A teen dad who was meant to be caring for his 5-week-old son so his partner could sleep smoked cannabis several times throughout the night - a move the crown say contributed to the baby’s death after he was struck in the head while being burped and dropped to the floor twice.
Rawiri Sergeant, of Ruakākā, is on trial in the High Court at Whangārei for manslaughter over the death of his baby, O’Shea Tuhoe Sergeant.
On the night of November 18, 2021, O’Shea’s mother, Jazmyne Thacker was so exhausted the couple agreed Sergeant - who was 18 years old at the time - would take over the night feed to allow Thacker to get some much-needed rest.
The couple lived in Sergeant’s mother’s home in Ruakākā. She was away on holiday with her partner and two children.
Thacker expressed enough milk for Sergeant to feed O’Shea through the night and went to sleep in their bedroom while Sergeant set himself and O’Shea up in the spare room.
The court heard how Sergeant gave O’Shea his first feed about 9pm, left the baby inside went outside to his car and smoked a bong of cannabis. He returned to settle the baby, who woke again between 11pm and 11.45pm for his second feed.
Again, Sergeant fed O’Shea and settled him again before going back outside to smoke a second bong in his car.
About 4am, O’Shea woke for another feed, this time the Crown said Sergeant went to his car before feeding the baby and smoked a third bong of cannabis.
Each time he went out he smoked approximately 1 gram of cannabis.
After he came back inside and fed O’Shea he placed the baby on his knee to burp, holding him around the chin and patting his back.
Baby O'Shea died in November 2021 after emergency services were called to an address in Ruakākā. Photo / NZME
The Crown said the baby’s head jerked backwards and then forwards, and as he fell forward, Sergeant’s knee connected with the left side of O’Shea’s head.
The Crown said the baby rolled off his knee but Sergeant managed to catch him.
About 9am, Sergeant picked up the baby and when he went to put him down with his mother so he could search for his cannabis, O’Shea started crying so he picked him up again.
Sergeant prepared a bottle and spent 10 minutes looking for the lid to his cannabis grinder before attempting to feed O’Shea.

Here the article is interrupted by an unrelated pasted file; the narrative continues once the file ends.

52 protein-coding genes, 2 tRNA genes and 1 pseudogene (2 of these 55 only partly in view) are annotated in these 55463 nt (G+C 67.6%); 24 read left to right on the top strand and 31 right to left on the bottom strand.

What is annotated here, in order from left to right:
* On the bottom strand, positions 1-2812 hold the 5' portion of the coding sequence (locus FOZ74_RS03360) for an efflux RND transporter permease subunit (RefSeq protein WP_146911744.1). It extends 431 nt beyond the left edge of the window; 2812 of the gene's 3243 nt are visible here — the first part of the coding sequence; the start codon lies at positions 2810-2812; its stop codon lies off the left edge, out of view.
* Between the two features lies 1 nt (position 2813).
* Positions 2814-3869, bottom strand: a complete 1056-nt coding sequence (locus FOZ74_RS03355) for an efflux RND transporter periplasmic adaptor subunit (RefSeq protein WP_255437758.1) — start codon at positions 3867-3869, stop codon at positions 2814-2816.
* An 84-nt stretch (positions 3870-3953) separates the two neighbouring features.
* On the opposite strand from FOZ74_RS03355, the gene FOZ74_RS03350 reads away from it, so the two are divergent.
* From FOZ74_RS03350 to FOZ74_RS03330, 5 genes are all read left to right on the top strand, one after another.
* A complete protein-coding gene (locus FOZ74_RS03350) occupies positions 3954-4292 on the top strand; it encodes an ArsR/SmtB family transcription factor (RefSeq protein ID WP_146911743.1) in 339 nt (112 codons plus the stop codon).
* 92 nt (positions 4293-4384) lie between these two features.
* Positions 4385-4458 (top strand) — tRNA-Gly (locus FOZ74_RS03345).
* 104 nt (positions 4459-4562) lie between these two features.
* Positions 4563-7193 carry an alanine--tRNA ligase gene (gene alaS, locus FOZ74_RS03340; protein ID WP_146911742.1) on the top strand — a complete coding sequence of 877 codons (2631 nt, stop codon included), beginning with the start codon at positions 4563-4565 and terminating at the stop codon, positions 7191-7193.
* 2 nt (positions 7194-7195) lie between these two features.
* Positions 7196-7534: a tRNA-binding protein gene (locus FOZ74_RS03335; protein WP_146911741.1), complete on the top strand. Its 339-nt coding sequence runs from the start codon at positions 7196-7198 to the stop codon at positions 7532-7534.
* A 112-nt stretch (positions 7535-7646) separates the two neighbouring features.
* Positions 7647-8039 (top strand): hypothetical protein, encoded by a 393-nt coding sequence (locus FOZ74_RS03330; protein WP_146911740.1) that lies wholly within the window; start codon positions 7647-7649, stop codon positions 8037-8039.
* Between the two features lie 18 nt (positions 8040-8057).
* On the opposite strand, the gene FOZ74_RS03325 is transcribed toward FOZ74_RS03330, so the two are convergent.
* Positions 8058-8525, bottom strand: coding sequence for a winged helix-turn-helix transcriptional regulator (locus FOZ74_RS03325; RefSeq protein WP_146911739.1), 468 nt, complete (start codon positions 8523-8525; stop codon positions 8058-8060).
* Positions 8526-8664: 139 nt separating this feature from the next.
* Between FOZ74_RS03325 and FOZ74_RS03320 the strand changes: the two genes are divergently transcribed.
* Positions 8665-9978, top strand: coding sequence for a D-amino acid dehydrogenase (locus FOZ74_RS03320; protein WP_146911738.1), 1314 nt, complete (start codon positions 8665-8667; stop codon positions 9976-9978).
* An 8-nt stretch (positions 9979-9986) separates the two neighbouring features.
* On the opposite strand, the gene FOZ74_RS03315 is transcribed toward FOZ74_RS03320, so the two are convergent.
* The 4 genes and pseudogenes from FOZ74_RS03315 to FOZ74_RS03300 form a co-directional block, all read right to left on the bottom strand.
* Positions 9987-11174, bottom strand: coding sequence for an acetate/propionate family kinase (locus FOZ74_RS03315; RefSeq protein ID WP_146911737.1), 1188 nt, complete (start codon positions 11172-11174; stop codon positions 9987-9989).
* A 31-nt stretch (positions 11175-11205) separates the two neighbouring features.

This time, the court heard O’Shea did not latch on to the bottle and Sergeant noticed his limbs were floppy and he was not responding.
Holding O’Shea at chest height, Sergeant allegedly dropped the baby on the floor. When he checked whether the baby had a heartbeat he noticed blood coming from O’Shea’s nose and began CPR.
The court heard he then picked the baby up, ran to the bathroom to splash his face with water and wipe his nose. When he returned to the lounge, he allegedly dropped the baby again from chest height.
Emergency services were called but O’Shea was pronounced dead at 9.47 am on November 19, 2021.
In Crown openings before a jury of five men and seven women, prosecutor Geraldine Kelly said O’Shea’s death was the result of a subdural haematoma due to head injuries.
“The actions of consuming cannabis while being responsible and then failing to protect him from a fall and drops were a major departure of the standard of care a reasonable person should have given to O’Shea,” Kelly told the jury.
“Because of his decision to consume cannabis, and failing to protect him from injury is why he is now before you on the manslaughter of O’Shea.”
Sergeant’s lawyer Arthur Fairley said the jury needed to look at the building blocks of the charge and the two points of incident in whether his client departed from care.
“What the defence say is, sure he consumed cannabis. He was holding the baby. Baby rears back, drops and instantly hits the head but he stops the baby from falling to the floor. You have to be sure it’s a major departure from care.
“The 9am incident, there was no cannabis. Sure he might have dropped baby, but he realised something was seriously amiss and he’s panicking, it’s nothing to do with cannabis,” Fairley said in openings to the jury.
Twenty-five witnesses will give evidence including doctors, plunket nurses, midwives and the baby’s mother.
The trial is scheduled for three weeks before Justice Christine Gordon.
Shannon Pitman is a Whangārei based reporter for Open Justice covering courts in the Te Tai Tokerau region. She is of Ngāpuhi/ Ngāti Pūkenga descent and has worked in digital media for the past five years. She joined NZME in 2023.
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